Shakespeare Quarterly part II

April 6, 2010 in Community, Musings, Publicity, Technical, Texts

Here, for those interested, is my response to Professor Andrew Murphy’s article in the Shakespeare Quarterly:

“I am a member of the Open Shakespeare Project (www.openshakespeare.org – not to be confused with Open Source Shakespeare) and found this article extremely interesting. I feel that your conclusion points towards many of the approaches to Shakespeare that our project incorporates, and that are part of a more ’social’ approach to Shakespeare.

It occurs to me that as well as spreading Shakespeare to a far larger audience, cheap editions of Shakespeare are also a godsend for students, who may write their thoughts all over their pages without fear of ruining something expensive. If all these scribbles were collected, a formidable body of knowledge of Shakespeare would be available, as would an evolving record of responses to this writer.

Our site has recently acquired the ability for anyone to annotate Shakespeare’s works, and soon will add the capacity to attribute, tag, sort, and hide the annotations made. With this we hope to create an ‘open’ edition of Shakespeare’s plays that would grow along similar lines to Wikipedia, harnessing the power of the internet to bring many minds to bear upon a single subject.

Such problems as found with the OSS still pose difficulties for us: we have to use Moby as a source text since all others, including (lamentably) the wordhoard text, are under copyrights that conflict with our Open license. Nevertheless, just as textual problems are flagged up in a critical edition with a footnote, so too could such problems be drawn to the reader’s attention through annotation. As Whitney Trettien’s article points out, the web comes into its own when it is an ‘expressive medium’ itself, and not one which, like the OSS, unthinkingly delivers content.

Essentially, ISE already has this kind of thinking process, displaying an editor’s annotation on each text right down to the textual variants. It even has the ability to sort such annotations. However, the problems you identify – different kinds of editing, slow progress, uneven quality – all inevitably result, I feel, from the fact that each text only has a single editor. More editors would speed progress but it is not, of course, a given that more editors would improve quality. Wikipedia is still notorious for its occasional inaccuracies.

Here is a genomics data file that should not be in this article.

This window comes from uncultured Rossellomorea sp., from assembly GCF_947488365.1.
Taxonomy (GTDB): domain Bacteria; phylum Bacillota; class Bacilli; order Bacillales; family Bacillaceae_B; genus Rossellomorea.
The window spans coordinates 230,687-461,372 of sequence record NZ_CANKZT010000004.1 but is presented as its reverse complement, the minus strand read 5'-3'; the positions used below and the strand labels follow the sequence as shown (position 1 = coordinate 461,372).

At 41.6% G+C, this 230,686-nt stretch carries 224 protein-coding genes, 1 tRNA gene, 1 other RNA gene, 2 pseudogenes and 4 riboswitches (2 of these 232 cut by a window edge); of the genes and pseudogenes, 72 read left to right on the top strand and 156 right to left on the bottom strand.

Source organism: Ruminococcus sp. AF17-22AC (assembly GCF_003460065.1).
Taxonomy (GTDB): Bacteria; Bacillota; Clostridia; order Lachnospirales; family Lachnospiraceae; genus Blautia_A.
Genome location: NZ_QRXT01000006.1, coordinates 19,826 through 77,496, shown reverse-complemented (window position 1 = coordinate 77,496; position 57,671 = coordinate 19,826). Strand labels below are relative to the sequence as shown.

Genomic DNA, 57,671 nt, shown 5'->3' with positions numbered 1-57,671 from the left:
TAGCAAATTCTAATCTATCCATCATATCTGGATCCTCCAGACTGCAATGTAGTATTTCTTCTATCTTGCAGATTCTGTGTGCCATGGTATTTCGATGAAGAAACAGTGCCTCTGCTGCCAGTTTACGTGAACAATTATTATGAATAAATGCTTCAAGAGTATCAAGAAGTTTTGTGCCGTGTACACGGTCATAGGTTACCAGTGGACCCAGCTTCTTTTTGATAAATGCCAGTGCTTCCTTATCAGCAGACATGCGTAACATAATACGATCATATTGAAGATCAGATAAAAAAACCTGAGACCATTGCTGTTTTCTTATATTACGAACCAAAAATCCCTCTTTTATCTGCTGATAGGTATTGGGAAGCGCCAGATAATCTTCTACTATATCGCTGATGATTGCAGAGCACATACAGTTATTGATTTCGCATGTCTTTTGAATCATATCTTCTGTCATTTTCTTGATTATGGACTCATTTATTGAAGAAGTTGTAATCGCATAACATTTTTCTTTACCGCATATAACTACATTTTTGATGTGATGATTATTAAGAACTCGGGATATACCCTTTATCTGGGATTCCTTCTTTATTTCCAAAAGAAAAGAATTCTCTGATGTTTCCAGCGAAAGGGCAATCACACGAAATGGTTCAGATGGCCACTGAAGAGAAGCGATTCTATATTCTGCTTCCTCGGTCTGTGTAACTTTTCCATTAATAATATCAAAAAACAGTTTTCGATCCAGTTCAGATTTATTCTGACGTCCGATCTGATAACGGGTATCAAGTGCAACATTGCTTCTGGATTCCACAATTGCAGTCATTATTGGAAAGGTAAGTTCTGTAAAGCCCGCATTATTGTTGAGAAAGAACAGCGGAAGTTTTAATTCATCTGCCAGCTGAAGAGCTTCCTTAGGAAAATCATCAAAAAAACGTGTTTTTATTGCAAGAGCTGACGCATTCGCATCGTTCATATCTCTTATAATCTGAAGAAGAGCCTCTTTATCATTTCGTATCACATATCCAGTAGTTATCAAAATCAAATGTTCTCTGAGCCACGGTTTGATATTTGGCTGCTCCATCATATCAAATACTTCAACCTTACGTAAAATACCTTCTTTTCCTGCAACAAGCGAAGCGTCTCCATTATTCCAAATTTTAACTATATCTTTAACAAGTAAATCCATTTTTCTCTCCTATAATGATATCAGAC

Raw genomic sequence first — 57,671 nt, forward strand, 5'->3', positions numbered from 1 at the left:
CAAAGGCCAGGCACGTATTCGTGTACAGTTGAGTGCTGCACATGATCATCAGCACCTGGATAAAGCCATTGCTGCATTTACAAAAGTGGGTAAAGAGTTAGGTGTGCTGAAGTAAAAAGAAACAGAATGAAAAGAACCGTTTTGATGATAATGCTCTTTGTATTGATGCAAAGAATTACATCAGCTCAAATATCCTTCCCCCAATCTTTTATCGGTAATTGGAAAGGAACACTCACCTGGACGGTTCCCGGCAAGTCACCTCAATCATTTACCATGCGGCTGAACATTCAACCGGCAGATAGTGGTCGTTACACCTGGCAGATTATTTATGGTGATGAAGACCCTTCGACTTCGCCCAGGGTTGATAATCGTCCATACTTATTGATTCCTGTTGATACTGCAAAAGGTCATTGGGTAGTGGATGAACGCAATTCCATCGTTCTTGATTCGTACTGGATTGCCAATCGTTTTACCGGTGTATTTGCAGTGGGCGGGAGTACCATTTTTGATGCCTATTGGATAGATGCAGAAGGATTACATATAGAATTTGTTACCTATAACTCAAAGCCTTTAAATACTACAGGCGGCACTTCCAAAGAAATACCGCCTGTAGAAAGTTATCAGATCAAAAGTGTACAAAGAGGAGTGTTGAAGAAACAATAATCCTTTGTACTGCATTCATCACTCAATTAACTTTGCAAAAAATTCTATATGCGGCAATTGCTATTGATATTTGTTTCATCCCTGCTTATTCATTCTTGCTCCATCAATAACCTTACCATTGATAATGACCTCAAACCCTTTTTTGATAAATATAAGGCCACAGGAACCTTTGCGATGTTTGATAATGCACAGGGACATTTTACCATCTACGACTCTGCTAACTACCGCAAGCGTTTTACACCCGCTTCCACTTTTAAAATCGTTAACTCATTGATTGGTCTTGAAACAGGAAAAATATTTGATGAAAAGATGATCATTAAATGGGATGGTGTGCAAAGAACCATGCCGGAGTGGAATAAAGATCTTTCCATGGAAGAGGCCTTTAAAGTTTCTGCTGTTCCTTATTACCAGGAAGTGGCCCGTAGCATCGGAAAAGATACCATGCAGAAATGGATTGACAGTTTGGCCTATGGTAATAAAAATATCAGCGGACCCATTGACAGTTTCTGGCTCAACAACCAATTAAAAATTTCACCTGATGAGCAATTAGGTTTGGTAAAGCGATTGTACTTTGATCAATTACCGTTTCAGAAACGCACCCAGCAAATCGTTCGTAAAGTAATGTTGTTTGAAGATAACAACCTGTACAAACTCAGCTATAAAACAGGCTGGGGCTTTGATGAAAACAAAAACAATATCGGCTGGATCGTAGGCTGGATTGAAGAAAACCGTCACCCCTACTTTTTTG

Nevertheless, such inaccuracies can be resolved by the same process that generates them. If anyone can annotate, so anyone can also review annotation and improve it. I realise that this is a rather utopian position and that people can as easily vandalise as beautify, but I feel it to be a more tenable one than that held by the websites here. The internet allows for unprecedented levels of input as well as appreciation, and such potential is not exploited by the sites reviewed in this article.

Talking of input and appreciation brings me to one further aspect of these sites that interests me, namely how easily one can print from them. The OSS shines in this respect, but attempting to print an ISE fascimile is rather more difficult. I must also admit that printing from an annotated text at The Open Shakespeare Project is currently impossible: the tool only went live fairly recently, and the site is still very much under construction. One day we hope to harness the accumulated and peer-reviewed annotations of many to produce a printed text, and thus complete a cycle between internet and ‘real world’ Shakespeare.

Such a cycle is ignored at the peril of digital scholarship, for it is the mix of real events and online responses to them that makes Facebook so addictive. Other addictive qualities, such as the relatively small time commitment and the chance to interact with other users could be profitably replicated by internet Shakespeare projects. After all, anything capable of sustaining those involved in the long task of making productive use of Shakespeare is always welcome and need not be to the detriment academic rigour.”

Here is the author’s reply:

James: thanks very much for this thoughtful and very interesting response to the review. I’ve had a quick look at your site and think it’s very interesting. It seems to me that you really are pushing forward with a Web 2.0 approach to things, making your site a good deal more interactive than the three I review here. I like the idea of building up a ‘database’ of annotations — and you’re right, of course: textual annotation might be a way round the problems of having to use an outdated source text. I still tend to worry about Wikipedia as a model, however. I always like to tell my students stories of humourous examples of deliberate tampering with Wikipedia, as a way of warning them off using it in their research (perhaps you may know what happened to Thierry Henry’s page, after France put Ireland out of the World Cup?). Will OSP be entirely ‘user governed’, or will you have some sort of ‘top down’ quality control mechanisms? Andy

The discussion raises some interesting issues. How bitesize and user friendly is our website? To what extent should ‘Open Shakespeare’ be user-governed? Any comments and suggestions you may have will be very welcome.

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